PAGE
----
How are you coping with the weather? Get in touch and let me know how your garden is faring in the snow. Keep warm everyone.

36 thoughts on “End of the Month View – March 2nd 2018

    • Thank you Cathy. Glad you have found them cheerful today. What a horrible cold time we are having. Can’t believe it was the first day of spring yesterday. It will have to warm up quite a bit for those potatoes. Keep warm. Karen x

      Liked by 1 person

    • Thank you Ron. That greenhouse is a lifeline in this weather. Somewhere to mooch in when it’s frozen outdoors. Glad you have warmed up over there. I’m just sowing my tomato seeds now. Can’t wait for fresh tomatoes. My favourites. All the best with your gardening. Karen .

      Liked by 1 person

    • Thank you Alison. I’m sharing it with a very angry robin today. I keep saying, I don’t mind sharing. He’s not keen! Might give up and go indoors. There’s a row of wrens siting on the slider of the greenhouse door so I can’t get in there either. Keep warm xx


    • Thank you Mike. I’m trying. Brrr. Potting shed is tidy, greenhouse is tidy, kitchen is tidy…. I just want to get out there! Keep warm. Have a good weekend, despite the weather xx

      Liked by 1 person

    • Thanks for the update Jessica. Such very welcome news. Well, last summer Mum and I spring cleaned the greenhouse, cleaned all the glass and titivated all the plants. It took us a couple of days. I put 2 chairs in the corner and a coffee table – and I use it as an outdoor room to read and work. Now I’m determined to keep it tidy as I’m a terribly untidy worker and all under the staging was cluttered with rubbish. We’ll see how long it lasts…. 🙂 x


  1. Karen feels very much the Siberian cold wave and the storm Emma that hits the United Kingdom with snow, ice and subzero temperatures. By the way, the storm was over Spain, it left and now it continues sending us storms and Siberian cold: but here but it has already happened … Your Iris reticulata is beautiful and you saw how it opened: how beautiful. The Iris Pixie and Iris Harmony: I do not know what the pot is, but it is divine. I also lose the labels! Conegie hyacinths are wonderful and the aroma must be divine. Thank you very much for explaining how the bulbs are cooled. As a saying goes: “You will not go to bed without knowing one more thing”. The photos are magnificent. It is wonderful the photo with the white porcelain vases with yellow tulips and in the foreground a white hyacinth. I love succulents and cactuses: you have a good collection. The icicles of ice give a special touch to the Greenhouse! Karen thank you very much again for explaining how to grow potatoes in containers. When I was very small, about 11 years old, my Mother gave me an old potato with roots and I planted it and a small gardener with parched and bad earth. After a very short time, a very pretty plant with white flowers was born. When the flowers withered we went around the jadinera and came out a bunch of tiny potatoes that after cooking were very good. Sorry for this intrusion of my gardening adventures since childhood. A lot of wild arugula has come out of the seeds: that’s fine. In my garden I have seen that same plant or an almost equal one; if it continues this year I will investigate it. In the Shed, The White Paper Narcissus with its perfume and pure white is lovely. It is the last? I love the Galanthus Viridapiece. Memories with love for your Mother. Kati a lot of love and keep warm. Take care. Greetings from Margarita.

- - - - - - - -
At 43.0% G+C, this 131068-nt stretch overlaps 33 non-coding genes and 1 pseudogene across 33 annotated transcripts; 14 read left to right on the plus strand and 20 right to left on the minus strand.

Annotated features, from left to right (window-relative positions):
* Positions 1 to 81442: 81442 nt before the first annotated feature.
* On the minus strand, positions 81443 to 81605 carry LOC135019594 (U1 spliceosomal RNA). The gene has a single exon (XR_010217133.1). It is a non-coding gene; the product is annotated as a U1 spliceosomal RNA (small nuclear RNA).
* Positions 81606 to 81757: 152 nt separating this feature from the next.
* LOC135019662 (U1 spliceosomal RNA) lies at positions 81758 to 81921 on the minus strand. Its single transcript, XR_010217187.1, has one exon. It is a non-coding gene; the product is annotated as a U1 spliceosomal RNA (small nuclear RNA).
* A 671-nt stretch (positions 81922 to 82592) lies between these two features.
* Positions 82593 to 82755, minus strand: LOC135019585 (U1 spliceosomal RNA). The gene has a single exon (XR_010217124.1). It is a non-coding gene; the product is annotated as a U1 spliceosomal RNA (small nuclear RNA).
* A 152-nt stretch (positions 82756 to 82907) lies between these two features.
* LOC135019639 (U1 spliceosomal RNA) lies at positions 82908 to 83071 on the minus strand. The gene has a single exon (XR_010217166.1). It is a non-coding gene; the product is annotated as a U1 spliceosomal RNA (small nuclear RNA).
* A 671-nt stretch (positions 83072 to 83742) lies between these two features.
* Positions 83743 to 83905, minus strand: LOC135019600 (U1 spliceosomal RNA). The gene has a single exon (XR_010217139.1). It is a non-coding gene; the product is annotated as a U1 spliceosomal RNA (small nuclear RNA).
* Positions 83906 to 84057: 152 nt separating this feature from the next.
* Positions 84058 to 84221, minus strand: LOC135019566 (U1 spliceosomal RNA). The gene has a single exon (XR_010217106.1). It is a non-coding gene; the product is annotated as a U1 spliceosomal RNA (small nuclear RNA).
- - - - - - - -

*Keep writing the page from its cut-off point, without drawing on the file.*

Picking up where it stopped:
2. I always forget how long even prepared hyacinths need to be kept in the cool and dark – must try harder next year! It is such a joy to still have indoor plants to enjoy when the weather is as inclement as this week ahds been and I am glad you have been able to enjoy yours.

    Liked by 1 person

    • Thank you. Same here! Hasn’t it been awful. I must admit my mooching in the greenhouse has kept me sane. Can’t wait to get some proper gardening going soon! Thanks for your kind comments. Have a good week. x